The death of Gordon Parks reminded me of ''Half Past Autumn,'' a fine documentary about the man, which aired on HBO in 2000. Below is a column I wrote when the production was televised.
If there's a defining image for Gordon Parks, it may be of the movie detective John Shaft striding through the streets of New York City in the opening of the original 1972 version of ''Shaft.''
Parks directed the movie. It's easy to imagine him instead of actor Richard Roundtree in those opening scenes -- cool, confident, suave but almost always in motion, always on the lookout for another adventure.
We don't see that restless Parks in ''Half Past Autumn: The Life and Works of Gordon Parks.'' ... Parks will be 88 on that day [when it aired], and the man talking to the camera in the documentary is an elder statesman, white-haired and reflective.
But we certainly hear about the restlessness in the life of a man whose summary in Who's Who calls him "film director, author, photographer, composer" -- and somehow seems inadequate.
"His creativity manifests itself in such a wide variety of ways that one has to strain to find someone his equal," art historian Thomas M. Shaw wrote in the St. James Guide to Black Artists.
While you might argue about the quality of Parks' work in a single genre -- whether, for example, his films endure as more than cultural artifacts -- it's the breadth of his accomplishments that inspires awe.
Parks was the first African-American to work as a photojournalist for Life magazine, the top outlet for photographers in its day. He was also the first to direct a major motion picture, 1969's ''The Learning Tree.'' And the film was based on Park' best-selling novel, his first try at that form.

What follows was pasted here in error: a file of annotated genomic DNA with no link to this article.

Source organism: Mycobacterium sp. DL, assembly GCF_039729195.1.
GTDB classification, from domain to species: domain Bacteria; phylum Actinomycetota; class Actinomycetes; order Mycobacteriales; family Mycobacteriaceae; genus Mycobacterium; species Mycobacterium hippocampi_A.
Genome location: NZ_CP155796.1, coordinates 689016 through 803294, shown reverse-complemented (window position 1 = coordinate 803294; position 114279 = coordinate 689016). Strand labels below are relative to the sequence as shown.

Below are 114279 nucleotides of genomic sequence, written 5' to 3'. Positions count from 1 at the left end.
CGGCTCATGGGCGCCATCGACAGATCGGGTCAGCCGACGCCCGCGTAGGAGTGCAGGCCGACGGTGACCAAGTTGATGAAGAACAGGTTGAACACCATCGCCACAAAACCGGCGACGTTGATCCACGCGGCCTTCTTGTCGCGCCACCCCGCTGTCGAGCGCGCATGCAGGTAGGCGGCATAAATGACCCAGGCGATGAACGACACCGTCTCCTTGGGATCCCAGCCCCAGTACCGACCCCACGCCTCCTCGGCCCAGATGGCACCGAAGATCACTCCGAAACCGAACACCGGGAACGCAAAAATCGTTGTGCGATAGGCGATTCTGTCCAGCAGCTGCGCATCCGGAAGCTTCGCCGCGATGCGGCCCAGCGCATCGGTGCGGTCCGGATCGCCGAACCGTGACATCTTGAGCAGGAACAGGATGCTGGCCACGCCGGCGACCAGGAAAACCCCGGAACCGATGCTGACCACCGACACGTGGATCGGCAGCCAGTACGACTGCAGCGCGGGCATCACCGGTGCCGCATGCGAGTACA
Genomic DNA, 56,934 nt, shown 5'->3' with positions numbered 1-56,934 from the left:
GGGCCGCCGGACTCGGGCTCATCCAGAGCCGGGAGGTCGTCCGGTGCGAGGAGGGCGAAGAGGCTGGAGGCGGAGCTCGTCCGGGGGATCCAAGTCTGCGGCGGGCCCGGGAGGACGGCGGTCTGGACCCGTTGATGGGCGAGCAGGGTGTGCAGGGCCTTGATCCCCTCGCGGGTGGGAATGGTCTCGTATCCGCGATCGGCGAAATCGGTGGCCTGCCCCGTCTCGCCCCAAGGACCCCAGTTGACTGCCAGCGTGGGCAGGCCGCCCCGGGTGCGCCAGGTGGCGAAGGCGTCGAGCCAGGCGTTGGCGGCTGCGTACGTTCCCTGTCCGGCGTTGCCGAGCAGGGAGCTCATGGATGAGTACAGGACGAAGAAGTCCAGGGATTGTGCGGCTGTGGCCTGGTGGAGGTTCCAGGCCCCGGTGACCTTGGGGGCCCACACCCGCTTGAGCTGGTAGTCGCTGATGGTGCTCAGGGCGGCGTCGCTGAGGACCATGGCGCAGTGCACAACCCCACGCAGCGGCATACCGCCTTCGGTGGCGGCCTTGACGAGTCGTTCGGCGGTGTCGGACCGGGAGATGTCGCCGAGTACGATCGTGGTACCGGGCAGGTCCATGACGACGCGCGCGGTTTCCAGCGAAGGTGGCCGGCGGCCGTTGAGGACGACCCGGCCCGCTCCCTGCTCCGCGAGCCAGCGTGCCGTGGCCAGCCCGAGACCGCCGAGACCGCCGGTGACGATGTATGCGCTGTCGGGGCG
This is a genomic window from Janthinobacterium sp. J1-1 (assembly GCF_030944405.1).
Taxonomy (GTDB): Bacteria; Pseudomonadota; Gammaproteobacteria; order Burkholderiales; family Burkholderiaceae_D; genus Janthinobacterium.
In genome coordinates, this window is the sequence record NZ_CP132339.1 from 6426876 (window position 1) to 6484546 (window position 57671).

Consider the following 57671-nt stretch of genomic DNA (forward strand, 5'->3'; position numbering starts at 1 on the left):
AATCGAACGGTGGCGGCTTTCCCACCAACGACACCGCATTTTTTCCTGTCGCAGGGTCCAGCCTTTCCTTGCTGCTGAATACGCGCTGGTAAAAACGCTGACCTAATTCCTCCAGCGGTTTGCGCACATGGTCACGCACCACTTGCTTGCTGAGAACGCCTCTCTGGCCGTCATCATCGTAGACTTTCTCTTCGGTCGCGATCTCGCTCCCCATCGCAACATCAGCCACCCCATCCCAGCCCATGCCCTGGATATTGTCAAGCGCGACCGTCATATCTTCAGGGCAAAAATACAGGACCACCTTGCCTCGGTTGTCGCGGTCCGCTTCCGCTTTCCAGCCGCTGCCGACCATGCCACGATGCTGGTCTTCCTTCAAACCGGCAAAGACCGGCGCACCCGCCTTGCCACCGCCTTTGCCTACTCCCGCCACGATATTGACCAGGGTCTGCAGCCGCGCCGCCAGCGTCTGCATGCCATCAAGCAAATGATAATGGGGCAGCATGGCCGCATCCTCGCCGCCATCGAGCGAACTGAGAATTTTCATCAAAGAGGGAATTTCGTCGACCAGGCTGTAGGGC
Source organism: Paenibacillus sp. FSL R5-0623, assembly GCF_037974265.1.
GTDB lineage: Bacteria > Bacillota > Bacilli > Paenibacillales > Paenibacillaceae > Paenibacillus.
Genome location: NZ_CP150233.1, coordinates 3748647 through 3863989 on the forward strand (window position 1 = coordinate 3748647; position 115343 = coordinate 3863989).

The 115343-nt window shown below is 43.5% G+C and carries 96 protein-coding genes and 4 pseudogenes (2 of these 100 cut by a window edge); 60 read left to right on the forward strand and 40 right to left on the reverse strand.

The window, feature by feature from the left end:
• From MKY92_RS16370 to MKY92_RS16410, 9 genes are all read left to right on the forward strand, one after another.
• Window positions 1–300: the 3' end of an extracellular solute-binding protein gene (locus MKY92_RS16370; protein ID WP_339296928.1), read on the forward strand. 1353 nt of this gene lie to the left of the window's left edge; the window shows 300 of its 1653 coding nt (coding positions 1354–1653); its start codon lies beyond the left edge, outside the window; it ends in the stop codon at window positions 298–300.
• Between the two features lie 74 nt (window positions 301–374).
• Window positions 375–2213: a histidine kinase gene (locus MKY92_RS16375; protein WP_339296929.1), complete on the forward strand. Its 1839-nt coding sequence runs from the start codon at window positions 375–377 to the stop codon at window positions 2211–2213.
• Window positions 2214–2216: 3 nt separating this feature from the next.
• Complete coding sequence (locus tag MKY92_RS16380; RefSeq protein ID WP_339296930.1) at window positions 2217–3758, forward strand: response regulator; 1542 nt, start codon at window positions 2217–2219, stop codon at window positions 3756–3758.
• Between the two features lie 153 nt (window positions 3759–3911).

His life has had its problems. He repeatedly failed as a husband. His son, Gordon Parks, Jr. -- also a film director, best known for ''Superfly'' -- died in an airplane crash in 1979. His movie directing tapered off after he felt his 1976 film Leadbelly had been mishandled by its studio.
And, as the documentary shows, taking pictures of problems around the world threw light on issues but did not solve the problems of the people in the pictures.
Half Past Autumn interviews Parks, displays his photographs, shows off his musical compositions and includes clips from some of his movies.
It also includes interviews with admirers, friends, ex-wives and a couple of subjects of famous photographs.
And in its soft-spoken way, it tells the story of someone who, from his birth in Kansas, showed a quiet determination to succeed, along with a sense that just about anything was possible.
First taking up a camera in the '30s and arriving at Life in the late '40s, Parks became famous for shooting famous personalities and ordinary people whose lives informed the social conflicts of which Parks was all too keenly aware.
Particularly in his photographs dealing with race -- notably of struggling families in the North and the South -- Parks faced obstacles.
On assignment for Life in Alabama, he discovered that the magazine's local contact had ties to a local racist group. (He still did the story, but the family he profiled was driven out of town.)
But as his reputation grew, he found that he was able to go places white photographers could not -- inside Elijah Muhammad's Muslim movement and the Black Panthers, for example. (The Panthers even offered him a job.) But he took pains not to be defined solely by race, taking photographs of
models and movie stars. He turned down the job with the Panthers because "violence was not a thing for me."
''Shaft'' means a lot more to its fans than it does to Parks, who made it to "establish myself as a director who could do different kinds of films and make money."
Of course, Parks spread his passions wide. ''Half Past Autumn'' -- directed by Craig Rice and written by Lou Potter -- cannot begin to contain all of his work in any single field. But by showing not only the range of his efforts, but also the humanity he brought to all the endeavors, it gets us both into Parks' work and his heart.
You can still find the documentary, by the way. Click on its title at the top of my post, and you go to a link at www.amazon.com. It's also in the catalog of the Akron public library.
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